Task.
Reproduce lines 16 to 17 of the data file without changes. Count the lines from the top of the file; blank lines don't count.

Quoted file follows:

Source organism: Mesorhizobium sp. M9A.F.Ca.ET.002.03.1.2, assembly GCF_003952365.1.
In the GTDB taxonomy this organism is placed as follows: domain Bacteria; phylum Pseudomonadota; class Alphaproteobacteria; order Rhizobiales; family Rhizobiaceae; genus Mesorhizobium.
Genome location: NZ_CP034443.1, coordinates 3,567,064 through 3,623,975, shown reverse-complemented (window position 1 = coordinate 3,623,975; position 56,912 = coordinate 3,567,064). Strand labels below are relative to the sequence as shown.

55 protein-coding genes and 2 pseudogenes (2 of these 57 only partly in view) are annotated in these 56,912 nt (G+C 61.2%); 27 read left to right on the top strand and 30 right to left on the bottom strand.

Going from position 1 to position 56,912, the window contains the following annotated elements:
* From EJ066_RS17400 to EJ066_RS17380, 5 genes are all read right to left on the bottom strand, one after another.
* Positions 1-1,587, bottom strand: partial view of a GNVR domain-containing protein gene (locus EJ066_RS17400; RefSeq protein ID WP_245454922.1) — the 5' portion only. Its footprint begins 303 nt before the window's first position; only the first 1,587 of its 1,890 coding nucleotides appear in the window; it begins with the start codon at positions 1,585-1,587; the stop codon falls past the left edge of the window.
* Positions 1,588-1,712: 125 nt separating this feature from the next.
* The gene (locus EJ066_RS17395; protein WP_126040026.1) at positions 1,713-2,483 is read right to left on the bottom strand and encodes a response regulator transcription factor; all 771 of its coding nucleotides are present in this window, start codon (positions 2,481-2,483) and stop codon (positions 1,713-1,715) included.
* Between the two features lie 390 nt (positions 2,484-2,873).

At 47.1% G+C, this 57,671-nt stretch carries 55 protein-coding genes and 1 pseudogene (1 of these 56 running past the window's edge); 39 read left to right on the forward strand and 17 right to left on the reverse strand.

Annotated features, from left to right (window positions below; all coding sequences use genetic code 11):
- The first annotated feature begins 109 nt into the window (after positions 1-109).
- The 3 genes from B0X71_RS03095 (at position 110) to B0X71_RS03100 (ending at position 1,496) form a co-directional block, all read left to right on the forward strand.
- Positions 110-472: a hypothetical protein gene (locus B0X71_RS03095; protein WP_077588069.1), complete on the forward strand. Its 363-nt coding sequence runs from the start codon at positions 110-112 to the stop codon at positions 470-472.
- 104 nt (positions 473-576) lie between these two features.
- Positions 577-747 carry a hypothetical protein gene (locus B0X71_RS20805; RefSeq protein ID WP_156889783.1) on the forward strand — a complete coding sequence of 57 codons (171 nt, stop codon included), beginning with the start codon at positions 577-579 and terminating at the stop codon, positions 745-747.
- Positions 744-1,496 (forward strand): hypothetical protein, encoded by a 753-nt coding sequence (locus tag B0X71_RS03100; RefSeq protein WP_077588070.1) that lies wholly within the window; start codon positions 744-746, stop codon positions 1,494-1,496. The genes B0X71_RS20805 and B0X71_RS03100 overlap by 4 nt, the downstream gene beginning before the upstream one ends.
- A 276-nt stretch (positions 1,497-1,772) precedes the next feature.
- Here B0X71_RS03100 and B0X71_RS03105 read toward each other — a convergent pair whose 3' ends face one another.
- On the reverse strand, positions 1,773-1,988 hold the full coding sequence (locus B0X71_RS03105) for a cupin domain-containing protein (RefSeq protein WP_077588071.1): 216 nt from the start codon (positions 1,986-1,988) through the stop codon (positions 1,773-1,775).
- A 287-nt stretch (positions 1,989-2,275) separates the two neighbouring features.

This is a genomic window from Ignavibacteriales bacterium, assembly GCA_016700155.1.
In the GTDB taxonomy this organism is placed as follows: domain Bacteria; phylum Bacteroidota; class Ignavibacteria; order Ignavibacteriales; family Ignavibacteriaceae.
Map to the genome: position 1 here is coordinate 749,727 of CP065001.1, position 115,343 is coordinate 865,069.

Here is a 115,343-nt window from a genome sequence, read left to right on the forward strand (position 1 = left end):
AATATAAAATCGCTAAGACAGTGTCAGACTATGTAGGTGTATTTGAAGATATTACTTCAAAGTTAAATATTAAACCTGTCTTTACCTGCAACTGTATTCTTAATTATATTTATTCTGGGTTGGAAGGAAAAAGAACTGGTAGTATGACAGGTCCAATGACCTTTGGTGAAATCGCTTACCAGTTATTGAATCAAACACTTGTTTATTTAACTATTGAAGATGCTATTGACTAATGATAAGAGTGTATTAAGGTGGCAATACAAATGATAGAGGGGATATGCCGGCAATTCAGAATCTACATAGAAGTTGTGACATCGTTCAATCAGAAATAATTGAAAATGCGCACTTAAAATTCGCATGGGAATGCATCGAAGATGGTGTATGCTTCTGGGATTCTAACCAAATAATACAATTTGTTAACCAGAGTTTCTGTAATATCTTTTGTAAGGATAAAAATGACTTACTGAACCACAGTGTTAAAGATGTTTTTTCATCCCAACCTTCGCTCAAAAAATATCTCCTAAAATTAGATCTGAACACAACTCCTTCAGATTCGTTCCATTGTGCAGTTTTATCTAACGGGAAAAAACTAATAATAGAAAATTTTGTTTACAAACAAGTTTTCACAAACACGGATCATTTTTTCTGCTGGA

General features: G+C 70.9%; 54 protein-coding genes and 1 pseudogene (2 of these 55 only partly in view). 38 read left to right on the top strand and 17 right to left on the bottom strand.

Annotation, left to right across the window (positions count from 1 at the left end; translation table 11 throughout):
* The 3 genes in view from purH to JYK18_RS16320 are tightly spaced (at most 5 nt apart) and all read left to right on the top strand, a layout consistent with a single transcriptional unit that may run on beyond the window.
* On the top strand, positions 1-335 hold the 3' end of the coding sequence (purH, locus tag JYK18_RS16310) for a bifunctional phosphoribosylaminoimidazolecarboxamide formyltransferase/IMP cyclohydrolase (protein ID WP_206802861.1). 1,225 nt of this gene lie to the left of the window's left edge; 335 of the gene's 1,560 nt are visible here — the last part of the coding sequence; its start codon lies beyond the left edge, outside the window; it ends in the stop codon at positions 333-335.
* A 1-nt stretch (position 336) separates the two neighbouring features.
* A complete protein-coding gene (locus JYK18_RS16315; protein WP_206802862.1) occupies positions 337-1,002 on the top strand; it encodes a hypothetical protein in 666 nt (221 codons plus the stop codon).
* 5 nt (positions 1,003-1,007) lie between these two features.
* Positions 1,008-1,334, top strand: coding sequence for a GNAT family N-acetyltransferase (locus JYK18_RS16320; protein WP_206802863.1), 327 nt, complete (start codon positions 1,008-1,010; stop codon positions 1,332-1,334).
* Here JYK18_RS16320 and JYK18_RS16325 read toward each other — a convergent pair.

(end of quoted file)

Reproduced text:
- 104 nt (positions 473-576) lie between these two features.
- Positions 577-747 carry a hypothetical protein gene (locus B0X71_RS20805; RefSeq protein ID WP_156889783.1) on the forward strand — a complete coding sequence of 57 codons (171 nt, stop codon included), beginning with the start codon at positions 577-579 and terminating at the stop codon, positions 745-747.